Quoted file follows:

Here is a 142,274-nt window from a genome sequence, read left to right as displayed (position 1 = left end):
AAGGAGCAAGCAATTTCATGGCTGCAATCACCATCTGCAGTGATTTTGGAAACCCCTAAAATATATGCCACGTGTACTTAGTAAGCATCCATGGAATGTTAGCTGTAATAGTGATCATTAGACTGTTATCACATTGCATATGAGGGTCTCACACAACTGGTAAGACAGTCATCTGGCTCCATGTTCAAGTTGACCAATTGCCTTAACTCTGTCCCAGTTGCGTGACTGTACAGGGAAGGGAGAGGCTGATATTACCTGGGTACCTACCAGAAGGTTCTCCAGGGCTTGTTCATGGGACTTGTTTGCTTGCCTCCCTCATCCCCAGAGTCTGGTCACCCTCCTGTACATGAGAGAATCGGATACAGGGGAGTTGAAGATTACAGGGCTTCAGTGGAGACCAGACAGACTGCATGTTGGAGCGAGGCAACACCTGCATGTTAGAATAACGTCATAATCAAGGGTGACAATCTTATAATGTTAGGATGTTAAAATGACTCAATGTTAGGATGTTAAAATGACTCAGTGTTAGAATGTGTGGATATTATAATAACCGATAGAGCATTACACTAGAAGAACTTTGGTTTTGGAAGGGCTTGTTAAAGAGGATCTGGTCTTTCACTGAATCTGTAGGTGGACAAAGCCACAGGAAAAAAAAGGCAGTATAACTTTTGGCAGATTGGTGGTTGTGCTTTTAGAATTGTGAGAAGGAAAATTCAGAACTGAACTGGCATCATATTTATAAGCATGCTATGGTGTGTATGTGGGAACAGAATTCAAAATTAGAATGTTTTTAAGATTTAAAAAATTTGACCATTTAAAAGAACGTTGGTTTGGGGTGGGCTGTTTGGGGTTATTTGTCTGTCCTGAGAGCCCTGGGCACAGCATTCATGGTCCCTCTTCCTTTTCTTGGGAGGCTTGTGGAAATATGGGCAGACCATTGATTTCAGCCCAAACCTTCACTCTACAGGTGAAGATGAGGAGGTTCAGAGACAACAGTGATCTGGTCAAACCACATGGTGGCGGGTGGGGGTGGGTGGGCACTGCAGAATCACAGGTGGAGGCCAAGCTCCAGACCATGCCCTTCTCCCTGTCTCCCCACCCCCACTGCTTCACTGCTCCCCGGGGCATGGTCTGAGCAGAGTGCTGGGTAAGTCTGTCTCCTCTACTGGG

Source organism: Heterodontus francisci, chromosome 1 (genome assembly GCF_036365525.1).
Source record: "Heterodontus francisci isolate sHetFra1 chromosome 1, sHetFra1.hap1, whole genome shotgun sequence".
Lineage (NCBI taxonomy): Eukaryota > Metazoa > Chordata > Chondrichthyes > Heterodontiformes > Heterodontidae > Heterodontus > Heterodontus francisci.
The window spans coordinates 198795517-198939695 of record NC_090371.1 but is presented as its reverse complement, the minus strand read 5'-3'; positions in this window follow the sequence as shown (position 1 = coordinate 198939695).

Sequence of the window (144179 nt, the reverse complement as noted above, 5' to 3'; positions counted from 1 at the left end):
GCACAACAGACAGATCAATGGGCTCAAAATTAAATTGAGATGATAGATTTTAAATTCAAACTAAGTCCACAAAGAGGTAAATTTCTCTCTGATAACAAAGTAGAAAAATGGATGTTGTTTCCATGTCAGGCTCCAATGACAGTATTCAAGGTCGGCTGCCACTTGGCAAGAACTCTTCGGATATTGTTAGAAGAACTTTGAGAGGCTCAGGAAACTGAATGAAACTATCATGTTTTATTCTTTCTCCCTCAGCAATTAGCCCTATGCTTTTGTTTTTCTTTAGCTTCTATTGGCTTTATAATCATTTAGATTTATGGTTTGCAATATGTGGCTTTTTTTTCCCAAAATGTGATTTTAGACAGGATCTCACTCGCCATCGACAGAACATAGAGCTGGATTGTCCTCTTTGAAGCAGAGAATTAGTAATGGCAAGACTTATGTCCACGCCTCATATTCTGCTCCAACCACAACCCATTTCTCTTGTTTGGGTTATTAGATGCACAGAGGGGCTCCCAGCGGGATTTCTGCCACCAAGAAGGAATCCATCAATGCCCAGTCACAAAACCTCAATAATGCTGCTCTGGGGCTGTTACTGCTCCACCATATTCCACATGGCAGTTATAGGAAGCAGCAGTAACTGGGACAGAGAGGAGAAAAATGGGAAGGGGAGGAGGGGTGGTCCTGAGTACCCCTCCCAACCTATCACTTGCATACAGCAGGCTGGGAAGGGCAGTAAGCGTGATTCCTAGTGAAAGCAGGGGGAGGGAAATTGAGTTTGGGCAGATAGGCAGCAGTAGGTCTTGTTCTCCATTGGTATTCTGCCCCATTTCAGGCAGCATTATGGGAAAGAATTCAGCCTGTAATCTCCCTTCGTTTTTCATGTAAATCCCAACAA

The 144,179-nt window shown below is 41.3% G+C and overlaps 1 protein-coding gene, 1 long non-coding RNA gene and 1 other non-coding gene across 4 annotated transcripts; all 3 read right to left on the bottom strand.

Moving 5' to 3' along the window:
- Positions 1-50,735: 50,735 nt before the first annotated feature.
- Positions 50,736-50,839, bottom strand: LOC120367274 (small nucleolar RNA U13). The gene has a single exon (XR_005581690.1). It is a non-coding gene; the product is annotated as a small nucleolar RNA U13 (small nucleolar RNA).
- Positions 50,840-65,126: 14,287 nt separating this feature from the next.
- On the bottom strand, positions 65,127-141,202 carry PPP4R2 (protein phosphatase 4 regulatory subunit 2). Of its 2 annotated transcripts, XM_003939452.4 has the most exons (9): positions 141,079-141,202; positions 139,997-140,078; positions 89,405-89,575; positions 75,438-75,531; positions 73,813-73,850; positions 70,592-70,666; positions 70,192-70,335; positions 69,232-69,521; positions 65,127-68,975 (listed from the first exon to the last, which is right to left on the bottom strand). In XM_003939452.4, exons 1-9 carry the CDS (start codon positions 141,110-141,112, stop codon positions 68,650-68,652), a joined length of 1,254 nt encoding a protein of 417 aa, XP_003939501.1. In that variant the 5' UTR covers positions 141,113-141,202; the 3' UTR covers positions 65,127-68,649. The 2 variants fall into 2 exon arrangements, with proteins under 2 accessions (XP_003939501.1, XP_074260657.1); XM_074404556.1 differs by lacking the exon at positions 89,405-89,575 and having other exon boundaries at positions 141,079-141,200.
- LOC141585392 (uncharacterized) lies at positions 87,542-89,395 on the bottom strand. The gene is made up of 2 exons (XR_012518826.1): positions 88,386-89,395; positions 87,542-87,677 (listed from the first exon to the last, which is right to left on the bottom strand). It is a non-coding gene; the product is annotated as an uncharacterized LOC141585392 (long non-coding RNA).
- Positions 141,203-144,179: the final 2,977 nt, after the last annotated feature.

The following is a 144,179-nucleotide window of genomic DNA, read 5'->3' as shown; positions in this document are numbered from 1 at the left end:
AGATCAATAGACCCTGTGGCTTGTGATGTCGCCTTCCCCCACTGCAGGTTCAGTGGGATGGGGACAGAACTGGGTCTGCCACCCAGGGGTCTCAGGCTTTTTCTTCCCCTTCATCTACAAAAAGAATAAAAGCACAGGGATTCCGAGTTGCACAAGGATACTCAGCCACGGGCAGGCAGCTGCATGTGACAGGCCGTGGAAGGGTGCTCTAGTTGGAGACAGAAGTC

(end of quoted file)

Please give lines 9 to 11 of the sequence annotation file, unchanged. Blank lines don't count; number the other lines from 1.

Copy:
The 144,179-nt window shown below is 41.3% G+C and overlaps 1 protein-coding gene, 1 long non-coding RNA gene and 1 other non-coding gene across 4 annotated transcripts; all 3 read right to left on the bottom strand.

Moving 5' to 3' along the window:
- Positions 1-50,735: 50,735 nt before the first annotated feature.